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Small businesses stand to gain £6.9bn from Making Tax Digital due to productivity boost

SMEs could make annual gains of £6.9bn as part of the Making Tax Digital benefits, according to a new report by Volterra Partners and Intuit QuickBooks - but low uptake of the trial has raised questions about its viability

A £57m windfall for small businesses is one of the major benefits of the new Making Tax Digital scheme, according to a report that predicts a huge boost in productivity.

 

What is Making Tax Digital and what are its benefits?

The UK government initiative to digitise company VAT returns will affect more than a million businesses when it is introduced on 1 April 2019.

A new study, titled The Productivity Payout: UK Small Businesses and the Digital Economy, claims that once businesses have made the transition to the new system for filing VAT returns, a “digital snowball effect” could bring spill-over benefits in productivity.

It is hoped that, once business owners become comfortable with the process, Making Tax Digital will reduce the amount of paperwork they need to complete.

The economic model, compiled by economic consultancy Volterra Partners and cloud accounting software company QuickBooks, predicted that net gains in productivity following the first year of Making Tax Digital could total £6.9bn.

Breaking the benefits down, a business with between ten and 49 employees was predicted to receive an average increase of £18,000 to its turnover, while a medium-sized business with 50 to 250 staff members could be expected to make an additional £41,100.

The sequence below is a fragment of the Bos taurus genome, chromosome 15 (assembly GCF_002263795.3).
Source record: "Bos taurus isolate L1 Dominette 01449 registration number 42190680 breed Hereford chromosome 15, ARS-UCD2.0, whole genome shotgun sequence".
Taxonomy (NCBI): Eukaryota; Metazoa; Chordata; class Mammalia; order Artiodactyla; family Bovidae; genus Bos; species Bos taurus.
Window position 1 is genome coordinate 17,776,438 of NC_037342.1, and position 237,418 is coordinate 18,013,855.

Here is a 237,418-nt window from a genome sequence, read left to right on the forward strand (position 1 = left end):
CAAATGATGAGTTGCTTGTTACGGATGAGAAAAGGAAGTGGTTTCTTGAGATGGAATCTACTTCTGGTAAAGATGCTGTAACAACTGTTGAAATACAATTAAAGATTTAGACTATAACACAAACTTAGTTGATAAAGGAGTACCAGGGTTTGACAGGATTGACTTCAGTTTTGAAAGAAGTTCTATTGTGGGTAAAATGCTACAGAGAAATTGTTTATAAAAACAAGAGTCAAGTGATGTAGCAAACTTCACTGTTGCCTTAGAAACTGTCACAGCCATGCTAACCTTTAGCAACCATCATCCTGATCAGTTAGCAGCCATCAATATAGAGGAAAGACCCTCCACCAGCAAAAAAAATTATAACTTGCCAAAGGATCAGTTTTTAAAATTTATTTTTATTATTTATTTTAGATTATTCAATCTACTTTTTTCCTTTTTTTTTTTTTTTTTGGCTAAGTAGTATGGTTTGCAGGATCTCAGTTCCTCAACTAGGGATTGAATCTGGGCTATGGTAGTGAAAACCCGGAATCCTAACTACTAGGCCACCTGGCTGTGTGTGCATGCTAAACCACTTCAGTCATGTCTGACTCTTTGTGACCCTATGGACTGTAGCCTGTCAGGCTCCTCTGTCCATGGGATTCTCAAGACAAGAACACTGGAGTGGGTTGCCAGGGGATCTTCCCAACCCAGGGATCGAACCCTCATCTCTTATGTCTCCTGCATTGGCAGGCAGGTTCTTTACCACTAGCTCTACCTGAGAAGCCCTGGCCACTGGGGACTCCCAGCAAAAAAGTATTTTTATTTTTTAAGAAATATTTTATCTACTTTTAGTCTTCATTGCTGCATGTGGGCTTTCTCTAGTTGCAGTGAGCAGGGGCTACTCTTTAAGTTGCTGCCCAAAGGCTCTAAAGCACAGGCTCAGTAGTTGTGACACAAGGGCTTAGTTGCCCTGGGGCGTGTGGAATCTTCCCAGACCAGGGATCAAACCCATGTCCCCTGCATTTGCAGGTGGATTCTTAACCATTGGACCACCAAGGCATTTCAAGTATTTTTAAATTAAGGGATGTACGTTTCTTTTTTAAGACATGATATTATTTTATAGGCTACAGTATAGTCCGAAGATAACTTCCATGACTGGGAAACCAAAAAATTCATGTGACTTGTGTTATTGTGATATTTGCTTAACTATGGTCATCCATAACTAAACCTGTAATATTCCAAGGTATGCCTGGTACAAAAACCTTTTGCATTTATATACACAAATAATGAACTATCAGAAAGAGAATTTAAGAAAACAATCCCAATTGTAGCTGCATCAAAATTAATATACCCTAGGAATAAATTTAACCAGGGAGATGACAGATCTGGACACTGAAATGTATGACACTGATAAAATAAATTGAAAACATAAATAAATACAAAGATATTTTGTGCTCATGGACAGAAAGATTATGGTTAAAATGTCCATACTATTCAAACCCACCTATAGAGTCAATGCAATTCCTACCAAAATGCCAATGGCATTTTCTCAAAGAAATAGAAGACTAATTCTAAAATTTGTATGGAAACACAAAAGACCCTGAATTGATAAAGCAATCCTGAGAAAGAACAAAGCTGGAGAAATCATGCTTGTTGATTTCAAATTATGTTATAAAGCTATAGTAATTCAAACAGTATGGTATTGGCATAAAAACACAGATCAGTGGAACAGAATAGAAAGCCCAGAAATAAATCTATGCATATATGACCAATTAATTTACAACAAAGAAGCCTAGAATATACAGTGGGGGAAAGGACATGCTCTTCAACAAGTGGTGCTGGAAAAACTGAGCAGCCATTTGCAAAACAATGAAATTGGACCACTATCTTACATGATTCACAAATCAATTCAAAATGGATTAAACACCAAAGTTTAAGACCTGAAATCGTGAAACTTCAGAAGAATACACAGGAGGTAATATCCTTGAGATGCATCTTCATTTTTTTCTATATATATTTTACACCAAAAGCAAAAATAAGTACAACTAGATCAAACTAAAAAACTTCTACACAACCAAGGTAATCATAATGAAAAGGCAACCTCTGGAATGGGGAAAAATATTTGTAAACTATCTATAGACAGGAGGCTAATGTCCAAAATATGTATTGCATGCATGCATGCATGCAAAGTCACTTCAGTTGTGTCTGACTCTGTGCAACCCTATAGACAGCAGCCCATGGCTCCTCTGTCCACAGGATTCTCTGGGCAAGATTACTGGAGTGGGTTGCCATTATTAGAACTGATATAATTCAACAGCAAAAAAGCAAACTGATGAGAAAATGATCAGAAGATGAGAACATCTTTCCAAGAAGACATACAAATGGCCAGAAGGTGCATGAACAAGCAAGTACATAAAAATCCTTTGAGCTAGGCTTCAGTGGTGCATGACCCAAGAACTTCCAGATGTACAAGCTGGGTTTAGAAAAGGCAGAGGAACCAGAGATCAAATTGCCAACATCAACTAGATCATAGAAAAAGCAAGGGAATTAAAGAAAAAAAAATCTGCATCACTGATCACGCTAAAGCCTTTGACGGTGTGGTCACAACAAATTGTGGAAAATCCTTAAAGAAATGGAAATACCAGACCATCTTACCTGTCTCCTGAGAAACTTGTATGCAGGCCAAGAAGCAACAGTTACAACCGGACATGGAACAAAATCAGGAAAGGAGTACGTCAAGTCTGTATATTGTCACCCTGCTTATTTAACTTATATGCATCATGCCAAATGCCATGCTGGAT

Andrew Chamberlain, deputy director of policy and external affairs at the Association of Independent Professionals and Self-Employed, said: “This report sets out a clear and positive view on the benefits that digitisation can bring, not just to self-employed businesses, but to the economy as a whole.

“But there are challenges too. The roll-out of Making Tax Digital must be carefully handled to ensure businesses can transition to digital systems over a sensible time frame and with considerable support from both government and industry.”

 

Are small businesses ready for Making Tax Digital?

Despite the perceived benefits of digital tax returns, many businesses remain unprepared for its introduction in five weeks’ time.

The latest figures released by HMRC revealed that only 4% of companies invited to trial the system had done so.

According to the government poll, only 7% reported they had already signed up to Making Tax Digital.

Theresa Middleton, director of the Making Tax Digital for Business programme, said: “There is no change to what information is provided through Making Tax Digital, just how it is recorded, generated and provided.

“We want to help businesses be ready for the changes which kick in for VAT periods, which start on or after 1 April.

“We’ll have written to every business required to join this year by the end of February, but even back in December, over 80% of them were aware of the changes they need to make and the vast majority of those are already preparing.

“More than 16,500 businesses have already signed up to do their VAT digitally.”